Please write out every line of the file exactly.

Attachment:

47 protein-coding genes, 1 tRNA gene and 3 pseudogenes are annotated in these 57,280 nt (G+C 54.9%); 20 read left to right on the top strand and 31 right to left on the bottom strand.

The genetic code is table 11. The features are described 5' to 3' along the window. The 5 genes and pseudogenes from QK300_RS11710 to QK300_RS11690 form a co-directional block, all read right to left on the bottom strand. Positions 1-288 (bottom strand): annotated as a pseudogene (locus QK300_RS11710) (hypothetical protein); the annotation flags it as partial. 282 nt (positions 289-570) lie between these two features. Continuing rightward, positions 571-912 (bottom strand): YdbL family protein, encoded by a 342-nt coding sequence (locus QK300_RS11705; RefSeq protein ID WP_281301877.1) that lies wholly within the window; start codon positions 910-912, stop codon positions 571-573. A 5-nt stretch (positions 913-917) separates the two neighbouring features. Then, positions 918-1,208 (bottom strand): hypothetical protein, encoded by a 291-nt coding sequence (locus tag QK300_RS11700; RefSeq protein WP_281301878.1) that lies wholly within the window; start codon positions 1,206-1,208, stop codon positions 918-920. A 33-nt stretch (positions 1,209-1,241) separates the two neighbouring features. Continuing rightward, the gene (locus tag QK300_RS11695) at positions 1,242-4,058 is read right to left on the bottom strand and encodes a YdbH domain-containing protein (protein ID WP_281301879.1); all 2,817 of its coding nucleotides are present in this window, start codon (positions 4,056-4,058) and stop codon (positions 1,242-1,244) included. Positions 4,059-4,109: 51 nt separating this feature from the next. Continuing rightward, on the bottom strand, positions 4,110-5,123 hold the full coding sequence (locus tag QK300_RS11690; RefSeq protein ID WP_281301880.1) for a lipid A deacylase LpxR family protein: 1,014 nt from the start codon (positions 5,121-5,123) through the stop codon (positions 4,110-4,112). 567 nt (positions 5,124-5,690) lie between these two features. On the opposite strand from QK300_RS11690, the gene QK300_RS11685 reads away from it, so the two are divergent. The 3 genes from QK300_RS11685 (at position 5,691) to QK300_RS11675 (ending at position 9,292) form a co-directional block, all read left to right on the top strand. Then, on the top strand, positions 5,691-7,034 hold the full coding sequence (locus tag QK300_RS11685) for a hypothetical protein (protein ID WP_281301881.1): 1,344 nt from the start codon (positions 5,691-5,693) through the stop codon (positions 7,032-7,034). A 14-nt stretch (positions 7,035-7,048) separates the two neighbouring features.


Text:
47 protein-coding genes, 1 tRNA gene and 3 pseudogenes are annotated in these 57,280 nt (G+C 54.9%); 20 read left to right on the top strand and 31 right to left on the bottom strand.

The genetic code is table 11. The features are described 5' to 3' along the window. The 5 genes and pseudogenes from QK300_RS11710 to QK300_RS11690 form a co-directional block, all read right to left on the bottom strand. Positions 1-288 (bottom strand): annotated as a pseudogene (locus QK300_RS11710) (hypothetical protein); the annotation flags it as partial. 282 nt (positions 289-570) lie between these two features. Continuing rightward, positions 571-912 (bottom strand): YdbL family protein, encoded by a 342-nt coding sequence (locus QK300_RS11705; RefSeq protein ID WP_281301877.1) that lies wholly within the window; start codon positions 910-912, stop codon positions 571-573. A 5-nt stretch (positions 913-917) separates the two neighbouring features. Then, positions 918-1,208 (bottom strand): hypothetical protein, encoded by a 291-nt coding sequence (locus tag QK300_RS11700; RefSeq protein WP_281301878.1) that lies wholly within the window; start codon positions 1,206-1,208, stop codon positions 918-920. A 33-nt stretch (positions 1,209-1,241) separates the two neighbouring features. Continuing rightward, the gene (locus tag QK300_RS11695) at positions 1,242-4,058 is read right to left on the bottom strand and encodes a YdbH domain-containing protein (protein ID WP_281301879.1); all 2,817 of its coding nucleotides are present in this window, start codon (positions 4,056-4,058) and stop codon (positions 1,242-1,244) included. Positions 4,059-4,109: 51 nt separating this feature from the next. Continuing rightward, on the bottom strand, positions 4,110-5,123 hold the full coding sequence (locus tag QK300_RS11690; RefSeq protein ID WP_281301880.1) for a lipid A deacylase LpxR family protein: 1,014 nt from the start codon (positions 5,121-5,123) through the stop codon (positions 4,110-4,112). 567 nt (positions 5,124-5,690) lie between these two features. On the opposite strand from QK300_RS11690, the gene QK300_RS11685 reads away from it, so the two are divergent. The 3 genes from QK300_RS11685 (at position 5,691) to QK300_RS11675 (ending at position 9,292) form a co-directional block, all read left to right on the top strand. Then, on the top strand, positions 5,691-7,034 hold the full coding sequence (locus tag QK300_RS11685) for a hypothetical protein (protein ID WP_281301881.1): 1,344 nt from the start codon (positions 5,691-5,693) through the stop codon (positions 7,032-7,034). A 14-nt stretch (positions 7,035-7,048) separates the two neighbouring features.